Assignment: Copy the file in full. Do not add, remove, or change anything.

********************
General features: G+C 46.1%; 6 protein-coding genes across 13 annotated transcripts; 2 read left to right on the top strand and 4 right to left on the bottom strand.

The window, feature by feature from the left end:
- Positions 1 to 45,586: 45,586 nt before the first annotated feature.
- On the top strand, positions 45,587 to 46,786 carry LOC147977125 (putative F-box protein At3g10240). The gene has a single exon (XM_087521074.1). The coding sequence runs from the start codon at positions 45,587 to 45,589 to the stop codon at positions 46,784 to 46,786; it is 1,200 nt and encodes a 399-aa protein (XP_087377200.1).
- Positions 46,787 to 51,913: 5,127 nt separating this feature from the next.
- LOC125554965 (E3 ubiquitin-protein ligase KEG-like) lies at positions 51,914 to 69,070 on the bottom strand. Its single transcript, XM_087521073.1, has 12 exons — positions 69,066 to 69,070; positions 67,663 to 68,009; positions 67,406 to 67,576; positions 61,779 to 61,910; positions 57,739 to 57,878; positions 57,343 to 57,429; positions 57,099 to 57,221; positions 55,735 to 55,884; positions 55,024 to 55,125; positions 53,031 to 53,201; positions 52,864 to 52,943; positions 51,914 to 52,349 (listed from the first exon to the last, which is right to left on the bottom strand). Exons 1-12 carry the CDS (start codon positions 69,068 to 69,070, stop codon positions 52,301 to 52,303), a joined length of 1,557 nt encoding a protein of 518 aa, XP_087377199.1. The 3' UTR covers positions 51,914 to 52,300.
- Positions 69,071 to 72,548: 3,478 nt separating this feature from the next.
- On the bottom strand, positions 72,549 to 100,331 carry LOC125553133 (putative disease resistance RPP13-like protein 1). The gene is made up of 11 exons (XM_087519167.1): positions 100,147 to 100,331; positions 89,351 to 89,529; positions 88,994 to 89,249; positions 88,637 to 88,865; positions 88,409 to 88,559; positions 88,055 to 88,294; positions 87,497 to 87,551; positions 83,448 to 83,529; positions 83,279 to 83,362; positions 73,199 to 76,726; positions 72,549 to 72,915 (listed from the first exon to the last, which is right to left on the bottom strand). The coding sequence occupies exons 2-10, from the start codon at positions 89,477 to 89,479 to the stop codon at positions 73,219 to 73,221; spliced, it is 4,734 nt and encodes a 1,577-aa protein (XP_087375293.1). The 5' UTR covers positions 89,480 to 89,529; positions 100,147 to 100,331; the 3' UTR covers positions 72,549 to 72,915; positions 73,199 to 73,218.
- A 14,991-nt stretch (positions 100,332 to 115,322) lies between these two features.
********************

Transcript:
General features: G+C 46.1%; 6 protein-coding genes across 13 annotated transcripts; 2 read left to right on the top strand and 4 right to left on the bottom strand.

The window, feature by feature from the left end:
- Positions 1 to 45,586: 45,586 nt before the first annotated feature.
- On the top strand, positions 45,587 to 46,786 carry LOC147977125 (putative F-box protein At3g10240). The gene has a single exon (XM_087521074.1). The coding sequence runs from the start codon at positions 45,587 to 45,589 to the stop codon at positions 46,784 to 46,786; it is 1,200 nt and encodes a 399-aa protein (XP_087377200.1).
- Positions 46,787 to 51,913: 5,127 nt separating this feature from the next.
- LOC125554965 (E3 ubiquitin-protein ligase KEG-like) lies at positions 51,914 to 69,070 on the bottom strand. Its single transcript, XM_087521073.1, has 12 exons — positions 69,066 to 69,070; positions 67,663 to 68,009; positions 67,406 to 67,576; positions 61,779 to 61,910; positions 57,739 to 57,878; positions 57,343 to 57,429; positions 57,099 to 57,221; positions 55,735 to 55,884; positions 55,024 to 55,125; positions 53,031 to 53,201; positions 52,864 to 52,943; positions 51,914 to 52,349 (listed from the first exon to the last, which is right to left on the bottom strand). Exons 1-12 carry the CDS (start codon positions 69,068 to 69,070, stop codon positions 52,301 to 52,303), a joined length of 1,557 nt encoding a protein of 518 aa, XP_087377199.1. The 3' UTR covers positions 51,914 to 52,300.
- Positions 69,071 to 72,548: 3,478 nt separating this feature from the next.
- On the bottom strand, positions 72,549 to 100,331 carry LOC125553133 (putative disease resistance RPP13-like protein 1). The gene is made up of 11 exons (XM_087519167.1): positions 100,147 to 100,331; positions 89,351 to 89,529; positions 88,994 to 89,249; positions 88,637 to 88,865; positions 88,409 to 88,559; positions 88,055 to 88,294; positions 87,497 to 87,551; positions 83,448 to 83,529; positions 83,279 to 83,362; positions 73,199 to 76,726; positions 72,549 to 72,915 (listed from the first exon to the last, which is right to left on the bottom strand). The coding sequence occupies exons 2-10, from the start codon at positions 89,477 to 89,479 to the stop codon at positions 73,219 to 73,221; spliced, it is 4,734 nt and encodes a 1,577-aa protein (XP_087375293.1). The 5' UTR covers positions 89,480 to 89,529; positions 100,147 to 100,331; the 3' UTR covers positions 72,549 to 72,915; positions 73,199 to 73,218.
- A 14,991-nt stretch (positions 100,332 to 115,322) lies between these two features.